What You Should Know About Anemia

3 Min Read
Anemia in pregnant women increases the risk of death and poor mental growth in children. Image: Pixabay

What is Anemia?

Anemia is a condition when there is a low number of red blood cells or a low amount of hemoglobin in red blood cells. Hemoglobin is a protein that helps carry oxygen throughout the body. Red blood cells use iron to create hemoglobin. Anemia may develop if the body does not have enough iron. It may also develop if the body does not make enough red blood cells or they die faster than the body can make them.

Due to certain diseases or conditions, red blood cells decrease in number or there is less hemoglobin due to which cells don’t get enough oxygen. As a result, our organs don’t function well the way they should. Sometimes Anemia can be a sign of a more serious condition.

The disease is very common among pregnant women and adolescent girls which results in feeling tired, weak, or fatigued, etc. There are many causes including iron-deficiency, sick cell disease, or health conditions like hypothyroidism. Iron deficiency anemia is the most common form, which counts for about 50% of anemic cases.


There are more than 400 types of anemia which are divided into 3 groups – 

1. Anemia caused by loss of blood

2. Anemia caused by a decrease in red blood cell production

3. Anemia caused by the destruction of red blood cells

Although there are many causes of anemia it occurs mainly due to low hemoglobin levels. In our body bone marrow produce red blood cells and a healthy red blood cell lasts up to 90-120 days. In some conditions, due to lower levels of hemoglobin in red blood cells, cells are not able to function properly which affects the organs.

Common causes of anemia are: 

  • Trauma or surgery that causes massive blood loss  
  • Gastrointestinal bleed
  • Woman's monthly period
  • Family history of blood disease or anemia
  • Alcohol abuse
  • Lack of foods that contain iron, folic acid, or vitamin B12 
  • Certain medications

Signs and Symptoms

The signs of anemia are mild at first that we don’t notice usually but it gets worse if not treated. Symptoms include -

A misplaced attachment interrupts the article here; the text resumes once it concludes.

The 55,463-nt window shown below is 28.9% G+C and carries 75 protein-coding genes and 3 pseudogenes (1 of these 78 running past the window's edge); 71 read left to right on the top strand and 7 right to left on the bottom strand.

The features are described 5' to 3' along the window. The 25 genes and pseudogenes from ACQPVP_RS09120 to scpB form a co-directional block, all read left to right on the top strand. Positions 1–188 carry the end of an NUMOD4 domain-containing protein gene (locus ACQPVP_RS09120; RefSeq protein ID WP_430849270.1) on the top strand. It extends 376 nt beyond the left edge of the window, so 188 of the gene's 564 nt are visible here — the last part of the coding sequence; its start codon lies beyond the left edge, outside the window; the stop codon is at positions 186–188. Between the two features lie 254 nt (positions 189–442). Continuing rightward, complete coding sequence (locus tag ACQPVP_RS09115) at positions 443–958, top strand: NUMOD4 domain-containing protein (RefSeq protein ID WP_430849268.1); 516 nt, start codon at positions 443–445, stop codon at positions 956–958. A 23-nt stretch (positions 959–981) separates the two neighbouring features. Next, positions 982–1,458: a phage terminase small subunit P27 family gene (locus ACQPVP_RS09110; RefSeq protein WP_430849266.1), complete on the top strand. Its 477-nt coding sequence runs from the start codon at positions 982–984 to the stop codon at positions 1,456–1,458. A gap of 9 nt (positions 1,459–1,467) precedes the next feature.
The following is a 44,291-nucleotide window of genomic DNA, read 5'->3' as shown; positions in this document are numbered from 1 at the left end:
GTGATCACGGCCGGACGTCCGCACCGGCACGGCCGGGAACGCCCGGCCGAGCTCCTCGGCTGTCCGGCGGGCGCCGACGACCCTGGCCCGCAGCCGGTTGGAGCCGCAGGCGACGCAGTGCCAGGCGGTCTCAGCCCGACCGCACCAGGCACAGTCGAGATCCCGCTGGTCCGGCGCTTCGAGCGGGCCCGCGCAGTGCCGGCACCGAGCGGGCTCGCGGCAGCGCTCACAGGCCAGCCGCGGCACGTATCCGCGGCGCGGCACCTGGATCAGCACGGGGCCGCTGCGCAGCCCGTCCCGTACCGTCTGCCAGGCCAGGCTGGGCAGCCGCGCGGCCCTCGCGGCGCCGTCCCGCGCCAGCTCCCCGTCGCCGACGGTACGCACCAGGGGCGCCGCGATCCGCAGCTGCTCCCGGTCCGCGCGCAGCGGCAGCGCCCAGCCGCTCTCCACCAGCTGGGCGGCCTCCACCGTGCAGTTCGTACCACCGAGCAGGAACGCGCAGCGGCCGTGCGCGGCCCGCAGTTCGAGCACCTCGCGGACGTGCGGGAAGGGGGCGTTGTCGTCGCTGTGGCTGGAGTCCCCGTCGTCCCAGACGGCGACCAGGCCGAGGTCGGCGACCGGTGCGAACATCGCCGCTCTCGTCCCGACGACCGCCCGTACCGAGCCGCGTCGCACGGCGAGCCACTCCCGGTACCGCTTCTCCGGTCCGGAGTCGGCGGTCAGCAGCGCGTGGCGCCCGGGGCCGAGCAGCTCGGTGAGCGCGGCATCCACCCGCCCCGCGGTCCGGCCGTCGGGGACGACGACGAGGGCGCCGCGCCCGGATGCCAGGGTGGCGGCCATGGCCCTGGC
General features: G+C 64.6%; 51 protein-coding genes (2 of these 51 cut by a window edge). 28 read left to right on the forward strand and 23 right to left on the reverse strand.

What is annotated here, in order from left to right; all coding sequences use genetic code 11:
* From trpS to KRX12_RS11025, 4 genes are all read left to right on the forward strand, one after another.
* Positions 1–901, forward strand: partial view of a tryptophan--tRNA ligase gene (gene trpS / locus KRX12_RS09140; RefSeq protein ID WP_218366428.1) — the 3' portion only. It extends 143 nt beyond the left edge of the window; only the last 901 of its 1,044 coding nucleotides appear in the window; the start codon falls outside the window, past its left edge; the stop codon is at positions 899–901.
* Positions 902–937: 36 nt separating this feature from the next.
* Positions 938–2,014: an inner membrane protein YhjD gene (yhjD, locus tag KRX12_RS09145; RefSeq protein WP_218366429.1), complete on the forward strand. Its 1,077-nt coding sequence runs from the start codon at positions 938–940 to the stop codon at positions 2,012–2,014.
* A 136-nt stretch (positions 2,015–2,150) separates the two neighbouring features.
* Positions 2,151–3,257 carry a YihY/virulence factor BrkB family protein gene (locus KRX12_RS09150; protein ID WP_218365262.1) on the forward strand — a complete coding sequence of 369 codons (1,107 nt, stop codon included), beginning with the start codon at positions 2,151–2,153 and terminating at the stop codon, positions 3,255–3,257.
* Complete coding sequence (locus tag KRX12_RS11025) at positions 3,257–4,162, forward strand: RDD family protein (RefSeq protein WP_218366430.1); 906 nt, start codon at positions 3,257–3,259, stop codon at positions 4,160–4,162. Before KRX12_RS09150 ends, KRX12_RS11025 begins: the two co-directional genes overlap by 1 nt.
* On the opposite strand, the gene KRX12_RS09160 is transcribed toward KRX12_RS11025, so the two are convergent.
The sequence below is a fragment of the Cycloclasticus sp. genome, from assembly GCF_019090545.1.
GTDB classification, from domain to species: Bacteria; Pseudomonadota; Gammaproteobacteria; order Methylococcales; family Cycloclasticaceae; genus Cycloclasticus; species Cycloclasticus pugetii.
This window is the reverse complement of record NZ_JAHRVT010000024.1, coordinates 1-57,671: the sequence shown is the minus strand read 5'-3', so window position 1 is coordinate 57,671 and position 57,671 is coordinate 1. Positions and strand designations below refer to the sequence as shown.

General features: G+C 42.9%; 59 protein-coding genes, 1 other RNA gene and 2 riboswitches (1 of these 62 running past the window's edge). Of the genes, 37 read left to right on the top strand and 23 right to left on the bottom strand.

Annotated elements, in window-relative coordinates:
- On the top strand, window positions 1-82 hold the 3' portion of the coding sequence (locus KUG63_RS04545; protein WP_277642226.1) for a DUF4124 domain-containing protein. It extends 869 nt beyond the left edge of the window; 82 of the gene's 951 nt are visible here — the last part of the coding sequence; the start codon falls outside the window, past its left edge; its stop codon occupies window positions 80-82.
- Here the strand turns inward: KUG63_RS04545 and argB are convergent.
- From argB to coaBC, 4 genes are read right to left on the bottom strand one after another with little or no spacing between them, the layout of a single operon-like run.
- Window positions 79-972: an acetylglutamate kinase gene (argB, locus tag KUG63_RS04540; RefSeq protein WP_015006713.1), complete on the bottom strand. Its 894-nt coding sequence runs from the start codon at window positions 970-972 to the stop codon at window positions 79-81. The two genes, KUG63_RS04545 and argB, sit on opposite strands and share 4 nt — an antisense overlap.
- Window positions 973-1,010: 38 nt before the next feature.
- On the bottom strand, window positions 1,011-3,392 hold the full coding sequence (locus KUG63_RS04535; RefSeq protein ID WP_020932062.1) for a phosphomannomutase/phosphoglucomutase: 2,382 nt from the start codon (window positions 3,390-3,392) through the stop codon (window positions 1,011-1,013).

• Pain in Muscles
  • Cold or pale skin
  • Tiredness, weakness, or confusion

Anemia may get worse in many conditions, symptoms include:

  • Blue or white color of eyes
  • Brittle nails
  • Lightheadedness when standup
  • Abnormal bleeding in females


To diagnose anemia, your doctor will ask for symptoms, medical history and perform tests. You will be physically examined. Your diet and lifestyle play a key role in diagnosis.

Some of the tests for diagnosis are:

  • Complete blood count (CBC)
  • Vitamin B12 and folate deficiency
  • Finding the cause such as diet, medicines, menstrual pattern, other medical conditions


Anemia can be treated with medications and a healthy diet. Your doctor will suggest medicines and therapies restore the red blood count. However, a healthy lifestyle is as important as medicines to recover.

  •  Iron or folic acid supplements help increase red blood cell and hemoglobin levels.
  •  Vitamin B12 injections may help boost red blood cell count and decrease symptoms.
  • A blood transfusion may be needed if the body cannot replace blood loss during surgery.

Managing Anemia

  • Eat healthy foods rich in iron and vitamin C.
  • Nuts, meat, dark leafy green vegetables, and beans are high in iron and protein.
  • Vitamin C helps your body absorb iron. Foods rich in vitamin C include oranges and other citrus fruits.

HealthCurate articles are backed by evidence curated from reliable sources and researches in India and other parts of the world. We aim to provide only reliable health and medical information. If you find anything that doesn't align to this goal, do let us know.

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